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The families of flowering plants.                                                                                                                                                                

Eremolepidaceae Van Tiegh.

                        

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~Loranthaceae, Santalaceae

IncludingLepidocerataceae Van Tiegh.

Habit and leaf form. Shrubs. ‘Normal’ plants, or switch-plants (Eubrachion); switch forms with the principal photosynthesizing function transferred to stems (?). Leaves well developed, or much reduced. Plants with roots (often, epicortical and ephemeral), or rootless (with haustoria); partially parasitic. Parasitic on aerial parts of the host (on tree branches, the haustoria at least in Antidaphne anatomically more complex than in Santalaceae and Viscaceae). Leavesalternate; leathery, or membranous (Eubrachion); simple. Lamina entire. Leaves exstipulate. Lamina margins entire.

Leaf anatomy. Stomata present; paracytic (Antidaphne).

Adaxial hypodermis present (in Antidaphne and Eremolepis), or absent.

Stem anatomy. Secondary thickening developing from a conventional cambial ring.

Reproductive type, pollination. Fertile flowersfunctionally male, or functionally female, or functionally male and functionally female. Plants monoecious, or dioecious.

Inflorescence, floral, fruit and seed morphology. Flowers aggregated in ‘inflorescences’; in spikes, or in catkins. Inflorescences bracteate spikes or catkins of mostly sessile flowers. Flowers bracteate (the bracts imbricate, often deciduous). Free hypanthium absent.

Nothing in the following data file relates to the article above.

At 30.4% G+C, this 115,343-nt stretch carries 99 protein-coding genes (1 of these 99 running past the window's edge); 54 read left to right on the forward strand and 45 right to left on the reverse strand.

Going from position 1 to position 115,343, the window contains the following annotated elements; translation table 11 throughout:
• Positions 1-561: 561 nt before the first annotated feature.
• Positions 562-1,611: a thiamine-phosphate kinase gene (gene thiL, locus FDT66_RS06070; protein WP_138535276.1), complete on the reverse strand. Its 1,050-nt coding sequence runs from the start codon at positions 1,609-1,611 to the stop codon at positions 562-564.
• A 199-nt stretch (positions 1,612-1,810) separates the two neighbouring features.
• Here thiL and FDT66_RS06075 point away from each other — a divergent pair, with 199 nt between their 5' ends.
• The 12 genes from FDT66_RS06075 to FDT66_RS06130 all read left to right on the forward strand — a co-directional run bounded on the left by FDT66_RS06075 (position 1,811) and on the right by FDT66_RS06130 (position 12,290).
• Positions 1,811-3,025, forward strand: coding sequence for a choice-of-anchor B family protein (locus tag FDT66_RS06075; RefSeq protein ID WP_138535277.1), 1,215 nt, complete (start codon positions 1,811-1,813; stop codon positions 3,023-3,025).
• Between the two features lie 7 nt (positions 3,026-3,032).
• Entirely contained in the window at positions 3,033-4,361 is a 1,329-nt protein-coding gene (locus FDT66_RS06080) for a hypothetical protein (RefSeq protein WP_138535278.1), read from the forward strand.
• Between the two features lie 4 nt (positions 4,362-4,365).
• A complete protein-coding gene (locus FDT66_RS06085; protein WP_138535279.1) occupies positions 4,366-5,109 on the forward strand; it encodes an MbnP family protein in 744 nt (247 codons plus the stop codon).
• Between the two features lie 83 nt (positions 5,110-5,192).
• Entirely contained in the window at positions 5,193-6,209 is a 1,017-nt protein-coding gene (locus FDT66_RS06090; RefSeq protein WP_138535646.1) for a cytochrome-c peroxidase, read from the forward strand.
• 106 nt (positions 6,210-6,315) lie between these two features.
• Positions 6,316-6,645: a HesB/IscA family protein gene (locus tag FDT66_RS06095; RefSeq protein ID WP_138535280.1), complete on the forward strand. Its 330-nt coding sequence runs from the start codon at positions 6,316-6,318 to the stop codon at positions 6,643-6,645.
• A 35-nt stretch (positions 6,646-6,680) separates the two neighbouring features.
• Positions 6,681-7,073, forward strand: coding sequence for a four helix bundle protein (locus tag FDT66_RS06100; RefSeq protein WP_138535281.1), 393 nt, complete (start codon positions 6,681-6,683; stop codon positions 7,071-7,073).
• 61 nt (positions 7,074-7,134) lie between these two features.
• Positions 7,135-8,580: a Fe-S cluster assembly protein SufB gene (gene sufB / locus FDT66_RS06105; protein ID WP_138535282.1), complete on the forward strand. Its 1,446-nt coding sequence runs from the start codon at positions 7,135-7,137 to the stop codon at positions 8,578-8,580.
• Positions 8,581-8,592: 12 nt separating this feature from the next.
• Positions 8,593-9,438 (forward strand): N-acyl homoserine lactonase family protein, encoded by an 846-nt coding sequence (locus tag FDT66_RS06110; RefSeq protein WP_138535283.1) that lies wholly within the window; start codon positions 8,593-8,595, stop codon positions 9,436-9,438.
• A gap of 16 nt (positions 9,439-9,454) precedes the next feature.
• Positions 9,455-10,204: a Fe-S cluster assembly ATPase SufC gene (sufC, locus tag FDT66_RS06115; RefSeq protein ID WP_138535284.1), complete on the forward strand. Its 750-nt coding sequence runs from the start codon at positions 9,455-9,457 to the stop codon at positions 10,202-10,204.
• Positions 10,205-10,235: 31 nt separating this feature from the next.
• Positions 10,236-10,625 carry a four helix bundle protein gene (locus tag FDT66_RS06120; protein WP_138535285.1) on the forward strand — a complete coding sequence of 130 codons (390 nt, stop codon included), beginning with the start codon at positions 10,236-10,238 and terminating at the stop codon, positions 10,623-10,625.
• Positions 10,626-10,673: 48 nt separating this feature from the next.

Perianth sepaline, or of ‘tepals’, or absent (sometimes in male flowers of Antidaphne); 2–4 (or none, in male flowers), or 2–3 (in female flowers); free; 1 whorled; sepaloid.

Androecium 3–4. Androecial members free of the perianth; all equal; free of one another; 1 whorled. Androecium in male flowers, exclusively of fertile stamens. Stamens 3–4; isomerous with the perianth; opposite the tepals, when these present. Anthers dehiscing via short slits (these terminal); bilocular; tetrasporangiate. Pollen shed as single grains. Pollen grains aperturate; 3 aperturate; colporate.

Gynoecium 3 carpelled, or 5 carpelled. Carpels isomerous with the perianth, or increased in number relative to the perianth. The pistil 1 celled. Gynoecium syncarpous; synovarious, or synstylovarious, or eu-syncarpous (???); partly inferior, or inferior (flowers epigynous or (Antidaphne) semi-epigynous). Ovary 1 locular. Placentation basal (the ovules embedded in the basal placenta). Ovules more or less not differentiated (consisting of a bisporic, 8-nucleate embryo-sac, without clearly defined nucellus and integument); in the single cavity 2; without integuments. Embryogeny complex and unusual, the embryo with short or no suspensor.

Fruit fleshy; indehiscent; a berry (with viscid tissue, without staminodial bristles); 1 seeded. Seeds endospermic (the endosperm chlorophyllous); without a testa (surrounded or capped by viscid tissue).Embryo well differentiated (rather large). Cotyledons 2. Embryochlorophyllous.

Geography, cytology. Neotropical. Tropical. Tropical South America, West Indies. N = 10, 13.

Taxonomy.Subclass Dicotyledonae; Crassinucelli. Dahlgren’s Superorder Santaliflorae; Santalales. Cronquist’s Subclass Rosidae; Santalales. APG 3 core angiosperms; core eudicot; Superorder Santalanae; Order Santalales (as a synonym of Santalaceae).

Species 12. Genera 4; Antidaphne, Eremolepis, Eubrachion, Lepidoceras.

General remarks. See Kuijt 1968, Wiens and Barlow 1971. 

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